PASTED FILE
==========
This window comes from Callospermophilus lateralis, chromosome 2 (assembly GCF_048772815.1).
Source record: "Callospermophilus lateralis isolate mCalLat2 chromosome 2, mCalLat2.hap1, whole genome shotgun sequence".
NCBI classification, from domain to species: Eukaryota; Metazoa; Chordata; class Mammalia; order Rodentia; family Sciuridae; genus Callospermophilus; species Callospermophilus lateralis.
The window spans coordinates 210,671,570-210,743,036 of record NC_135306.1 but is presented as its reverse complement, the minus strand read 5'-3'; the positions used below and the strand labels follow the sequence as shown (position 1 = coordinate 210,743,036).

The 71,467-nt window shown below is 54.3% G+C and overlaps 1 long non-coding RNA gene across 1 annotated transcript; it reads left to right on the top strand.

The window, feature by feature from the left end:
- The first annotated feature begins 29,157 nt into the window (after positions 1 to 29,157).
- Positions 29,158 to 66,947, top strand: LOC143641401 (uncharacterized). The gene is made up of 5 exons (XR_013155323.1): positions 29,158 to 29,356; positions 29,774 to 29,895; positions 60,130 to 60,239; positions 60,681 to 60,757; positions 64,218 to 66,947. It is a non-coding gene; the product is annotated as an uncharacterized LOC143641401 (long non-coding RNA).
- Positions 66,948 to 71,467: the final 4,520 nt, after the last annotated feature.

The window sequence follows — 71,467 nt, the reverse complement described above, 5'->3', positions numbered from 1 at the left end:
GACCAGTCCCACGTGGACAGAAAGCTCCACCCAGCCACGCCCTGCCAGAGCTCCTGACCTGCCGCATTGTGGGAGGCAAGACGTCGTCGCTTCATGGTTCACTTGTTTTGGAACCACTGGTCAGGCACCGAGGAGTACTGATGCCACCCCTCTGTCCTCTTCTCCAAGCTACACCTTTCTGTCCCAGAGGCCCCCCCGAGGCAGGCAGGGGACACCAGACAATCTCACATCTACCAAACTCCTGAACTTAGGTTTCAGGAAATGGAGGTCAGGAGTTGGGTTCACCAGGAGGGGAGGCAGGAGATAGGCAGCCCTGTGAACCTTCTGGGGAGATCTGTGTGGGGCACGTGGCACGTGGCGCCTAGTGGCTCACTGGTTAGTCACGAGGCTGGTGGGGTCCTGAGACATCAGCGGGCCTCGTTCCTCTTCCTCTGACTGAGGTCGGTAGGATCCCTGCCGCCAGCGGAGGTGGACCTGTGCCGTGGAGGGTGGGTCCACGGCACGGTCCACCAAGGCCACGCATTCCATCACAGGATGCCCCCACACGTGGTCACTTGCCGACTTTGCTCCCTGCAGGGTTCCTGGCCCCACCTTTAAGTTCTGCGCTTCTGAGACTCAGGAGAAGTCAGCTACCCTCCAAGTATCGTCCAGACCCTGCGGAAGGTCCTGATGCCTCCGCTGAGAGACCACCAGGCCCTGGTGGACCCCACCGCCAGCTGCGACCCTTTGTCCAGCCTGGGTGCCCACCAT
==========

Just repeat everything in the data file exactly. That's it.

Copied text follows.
This window comes from Callospermophilus lateralis, chromosome 2 (assembly GCF_048772815.1).
Source record: "Callospermophilus lateralis isolate mCalLat2 chromosome 2, mCalLat2.hap1, whole genome shotgun sequence".
NCBI classification, from domain to species: Eukaryota; Metazoa; Chordata; class Mammalia; order Rodentia; family Sciuridae; genus Callospermophilus; species Callospermophilus lateralis.
The window spans coordinates 210,671,570-210,743,036 of record NC_135306.1 but is presented as its reverse complement, the minus strand read 5'-3'; the positions used below and the strand labels follow the sequence as shown (position 1 = coordinate 210,743,036).

The 71,467-nt window shown below is 54.3% G+C and overlaps 1 long non-coding RNA gene across 1 annotated transcript; it reads left to right on the top strand.

The window, feature by feature from the left end:
- The first annotated feature begins 29,157 nt into the window (after positions 1 to 29,157).
- Positions 29,158 to 66,947, top strand: LOC143641401 (uncharacterized). The gene is made up of 5 exons (XR_013155323.1): positions 29,158 to 29,356; positions 29,774 to 29,895; positions 60,130 to 60,239; positions 60,681 to 60,757; positions 64,218 to 66,947. It is a non-coding gene; the product is annotated as an uncharacterized LOC143641401 (long non-coding RNA).
- Positions 66,948 to 71,467: the final 4,520 nt, after the last annotated feature.

The window sequence follows — 71,467 nt, the reverse complement described above, 5'->3', positions numbered from 1 at the left end:
GACCAGTCCCACGTGGACAGAAAGCTCCACCCAGCCACGCCCTGCCAGAGCTCCTGACCTGCCGCATTGTGGGAGGCAAGACGTCGTCGCTTCATGGTTCACTTGTTTTGGAACCACTGGTCAGGCACCGAGGAGTACTGATGCCACCCCTCTGTCCTCTTCTCCAAGCTACACCTTTCTGTCCCAGAGGCCCCCCCGAGGCAGGCAGGGGACACCAGACAATCTCACATCTACCAAACTCCTGAACTTAGGTTTCAGGAAATGGAGGTCAGGAGTTGGGTTCACCAGGAGGGGAGGCAGGAGATAGGCAGCCCTGTGAACCTTCTGGGGAGATCTGTGTGGGGCACGTGGCACGTGGCGCCTAGTGGCTCACTGGTTAGTCACGAGGCTGGTGGGGTCCTGAGACATCAGCGGGCCTCGTTCCTCTTCCTCTGACTGAGGTCGGTAGGATCCCTGCCGCCAGCGGAGGTGGACCTGTGCCGTGGAGGGTGGGTCCACGGCACGGTCCACCAAGGCCACGCATTCCATCACAGGATGCCCCCACACGTGGTCACTTGCCGACTTTGCTCCCTGCAGGGTTCCTGGCCCCACCTTTAAGTTCTGCGCTTCTGAGACTCAGGAGAAGTCAGCTACCCTCCAAGTATCGTCCAGACCCTGCGGAAGGTCCTGATGCCTCCGCTGAGAGACCACCAGGCCCTGGTGGACCCCACCGCCAGCTGCGACCCTTTGTCCAGCCTGGGTGCCCACCAT